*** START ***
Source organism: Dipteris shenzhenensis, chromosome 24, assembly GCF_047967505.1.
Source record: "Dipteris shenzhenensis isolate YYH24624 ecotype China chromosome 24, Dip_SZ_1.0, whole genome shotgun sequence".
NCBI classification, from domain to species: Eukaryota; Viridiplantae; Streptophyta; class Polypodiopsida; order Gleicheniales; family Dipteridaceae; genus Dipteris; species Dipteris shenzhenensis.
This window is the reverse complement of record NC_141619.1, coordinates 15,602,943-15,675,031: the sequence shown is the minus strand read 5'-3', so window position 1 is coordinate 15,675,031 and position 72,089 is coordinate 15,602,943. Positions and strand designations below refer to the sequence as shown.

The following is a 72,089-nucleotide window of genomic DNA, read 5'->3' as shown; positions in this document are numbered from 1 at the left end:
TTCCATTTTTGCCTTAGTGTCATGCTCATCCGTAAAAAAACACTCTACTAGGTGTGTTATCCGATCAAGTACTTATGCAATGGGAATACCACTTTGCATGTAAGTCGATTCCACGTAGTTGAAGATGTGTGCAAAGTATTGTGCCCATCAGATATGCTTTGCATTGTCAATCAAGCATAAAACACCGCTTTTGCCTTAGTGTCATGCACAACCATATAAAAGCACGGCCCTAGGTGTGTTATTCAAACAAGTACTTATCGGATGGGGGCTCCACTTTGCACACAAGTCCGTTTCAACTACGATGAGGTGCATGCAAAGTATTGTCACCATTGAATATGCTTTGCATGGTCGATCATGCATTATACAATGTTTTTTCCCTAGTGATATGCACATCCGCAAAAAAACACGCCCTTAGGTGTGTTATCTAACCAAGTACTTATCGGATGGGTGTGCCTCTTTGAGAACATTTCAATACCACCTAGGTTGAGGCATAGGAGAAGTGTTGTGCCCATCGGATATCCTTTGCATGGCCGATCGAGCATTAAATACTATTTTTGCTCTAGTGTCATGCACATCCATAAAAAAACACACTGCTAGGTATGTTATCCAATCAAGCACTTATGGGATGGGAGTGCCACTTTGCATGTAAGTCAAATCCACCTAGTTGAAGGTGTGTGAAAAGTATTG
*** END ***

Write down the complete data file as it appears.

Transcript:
Source organism: Dipteris shenzhenensis, chromosome 24, assembly GCF_047967505.1.
Source record: "Dipteris shenzhenensis isolate YYH24624 ecotype China chromosome 24, Dip_SZ_1.0, whole genome shotgun sequence".
NCBI classification, from domain to species: Eukaryota; Viridiplantae; Streptophyta; class Polypodiopsida; order Gleicheniales; family Dipteridaceae; genus Dipteris; species Dipteris shenzhenensis.
This window is the reverse complement of record NC_141619.1, coordinates 15,602,943-15,675,031: the sequence shown is the minus strand read 5'-3', so window position 1 is coordinate 15,675,031 and position 72,089 is coordinate 15,602,943. Positions and strand designations below refer to the sequence as shown.

The following is a 72,089-nucleotide window of genomic DNA, read 5'->3' as shown; positions in this document are numbered from 1 at the left end:
TTCCATTTTTGCCTTAGTGTCATGCTCATCCGTAAAAAAACACTCTACTAGGTGTGTTATCCGATCAAGTACTTATGCAATGGGAATACCACTTTGCATGTAAGTCGATTCCACGTAGTTGAAGATGTGTGCAAAGTATTGTGCCCATCAGATATGCTTTGCATTGTCAATCAAGCATAAAACACCGCTTTTGCCTTAGTGTCATGCACAACCATATAAAAGCACGGCCCTAGGTGTGTTATTCAAACAAGTACTTATCGGATGGGGGCTCCACTTTGCACACAAGTCCGTTTCAACTACGATGAGGTGCATGCAAAGTATTGTCACCATTGAATATGCTTTGCATGGTCGATCATGCATTATACAATGTTTTTTCCCTAGTGATATGCACATCCGCAAAAAAACACGCCCTTAGGTGTGTTATCTAACCAAGTACTTATCGGATGGGTGTGCCTCTTTGAGAACATTTCAATACCACCTAGGTTGAGGCATAGGAGAAGTGTTGTGCCCATCGGATATCCTTTGCATGGCCGATCGAGCATTAAATACTATTTTTGCTCTAGTGTCATGCACATCCATAAAAAAACACACTGCTAGGTATGTTATCCAATCAAGCACTTATGGGATGGGAGTGCCACTTTGCATGTAAGTCAAATCCACCTAGTTGAAGGTGTGTGAAAAGTATTG